After a period of online silence, David Bowie's son, Duncan Jones, has returned to social media to share a touching tribute to his late father.
On Monday, Jones retweeted a link to a moving note written by palliative care specialist Dr. Mark Taubert. Prior to sending the letter out to his followers, Jones last tweeted on Jan. 11, the day after his father's death.
"Very sorry and sad to say it's true. I'll be offline for a while. Love to all," he wrote.
The note shared by Jones praises Bowie for his vast body of work and thanks him for inspiring others -- one of Taubert's own patients in particular -- who are suffering from terminal illnesses.
"Oh no, don’t say it’s true -- whilst realization of your death was sinking in during those grey, cold January days of 2016, many of us went on with our day jobs," the letter began. "At the beginning of that week I had a discussion with a hospital patient, facing the end of her life."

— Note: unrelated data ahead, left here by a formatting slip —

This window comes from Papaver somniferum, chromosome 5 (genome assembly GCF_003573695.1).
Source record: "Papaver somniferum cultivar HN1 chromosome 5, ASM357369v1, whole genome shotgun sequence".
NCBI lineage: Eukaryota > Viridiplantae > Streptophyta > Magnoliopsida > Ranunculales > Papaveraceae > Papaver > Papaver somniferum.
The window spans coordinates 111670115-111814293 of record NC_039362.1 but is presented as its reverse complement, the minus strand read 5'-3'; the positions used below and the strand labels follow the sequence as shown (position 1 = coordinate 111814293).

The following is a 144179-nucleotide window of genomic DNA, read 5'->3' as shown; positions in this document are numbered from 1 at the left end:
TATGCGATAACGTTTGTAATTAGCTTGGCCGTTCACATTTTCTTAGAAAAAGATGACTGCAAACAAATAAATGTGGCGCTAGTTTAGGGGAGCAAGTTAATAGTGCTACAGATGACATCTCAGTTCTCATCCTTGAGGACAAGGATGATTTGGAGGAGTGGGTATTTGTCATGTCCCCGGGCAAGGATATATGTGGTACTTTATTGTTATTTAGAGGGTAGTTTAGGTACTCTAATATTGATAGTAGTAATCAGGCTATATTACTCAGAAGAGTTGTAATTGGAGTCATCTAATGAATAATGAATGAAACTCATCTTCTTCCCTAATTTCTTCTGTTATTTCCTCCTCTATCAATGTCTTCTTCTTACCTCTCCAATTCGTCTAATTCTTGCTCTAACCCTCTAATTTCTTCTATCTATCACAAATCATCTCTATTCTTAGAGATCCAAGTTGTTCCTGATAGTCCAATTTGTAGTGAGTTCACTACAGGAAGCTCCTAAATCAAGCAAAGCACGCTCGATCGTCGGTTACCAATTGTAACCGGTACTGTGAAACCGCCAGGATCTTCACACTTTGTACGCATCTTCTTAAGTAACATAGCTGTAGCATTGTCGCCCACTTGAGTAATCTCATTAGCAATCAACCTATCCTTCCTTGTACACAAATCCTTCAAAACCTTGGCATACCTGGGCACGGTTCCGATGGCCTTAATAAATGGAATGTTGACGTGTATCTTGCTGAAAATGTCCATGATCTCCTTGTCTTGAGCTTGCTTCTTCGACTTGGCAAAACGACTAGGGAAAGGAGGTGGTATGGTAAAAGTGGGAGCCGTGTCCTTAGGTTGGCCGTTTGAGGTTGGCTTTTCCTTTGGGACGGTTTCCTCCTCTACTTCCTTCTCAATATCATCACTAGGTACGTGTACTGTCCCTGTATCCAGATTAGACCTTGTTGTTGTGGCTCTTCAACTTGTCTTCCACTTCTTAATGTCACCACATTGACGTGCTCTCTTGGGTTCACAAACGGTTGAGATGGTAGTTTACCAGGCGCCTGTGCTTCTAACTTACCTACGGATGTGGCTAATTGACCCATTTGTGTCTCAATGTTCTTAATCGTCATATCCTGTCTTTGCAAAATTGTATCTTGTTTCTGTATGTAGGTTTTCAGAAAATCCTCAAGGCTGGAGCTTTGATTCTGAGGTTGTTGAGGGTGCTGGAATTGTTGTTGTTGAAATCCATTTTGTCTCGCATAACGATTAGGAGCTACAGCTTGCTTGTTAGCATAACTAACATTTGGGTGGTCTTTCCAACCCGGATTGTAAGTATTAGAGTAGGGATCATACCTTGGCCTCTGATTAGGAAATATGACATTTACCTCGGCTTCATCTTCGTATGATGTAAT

Taubert then mentions how Bowie's story became a way for him to talk to his patient about death, making it easier for her to accept the end of her life.
"Your story became a way for us to communicate very openly about death, something many doctors and nurses struggle to introduce as a topic of conversation," he wrote.
Taubert went on to thank the legendary Starman for everything from the '80s to Berlin to his latest album, "Blackstar," all while outlining just how significant the singer's work was throughout his own life and career. The doctor also expressed gratitude to Bowie for bringing attention, purposefully or not, to the importance of palliative care.
"I am a palliative care doctor, and what you have done in the time surrounding your death has had a profound effect on me and many people I work with," he wrote. "Many people I talk to as part of my job think that death predominantly happens in hospitals, in very clinical settings, but I presume you chose home and planned this in some detail."
He continued, "This is one of our aims in palliative care, and your ability to achieve this may mean that others will see it as an option they would like fulfilled."
To read Taubert's full letter, click here.
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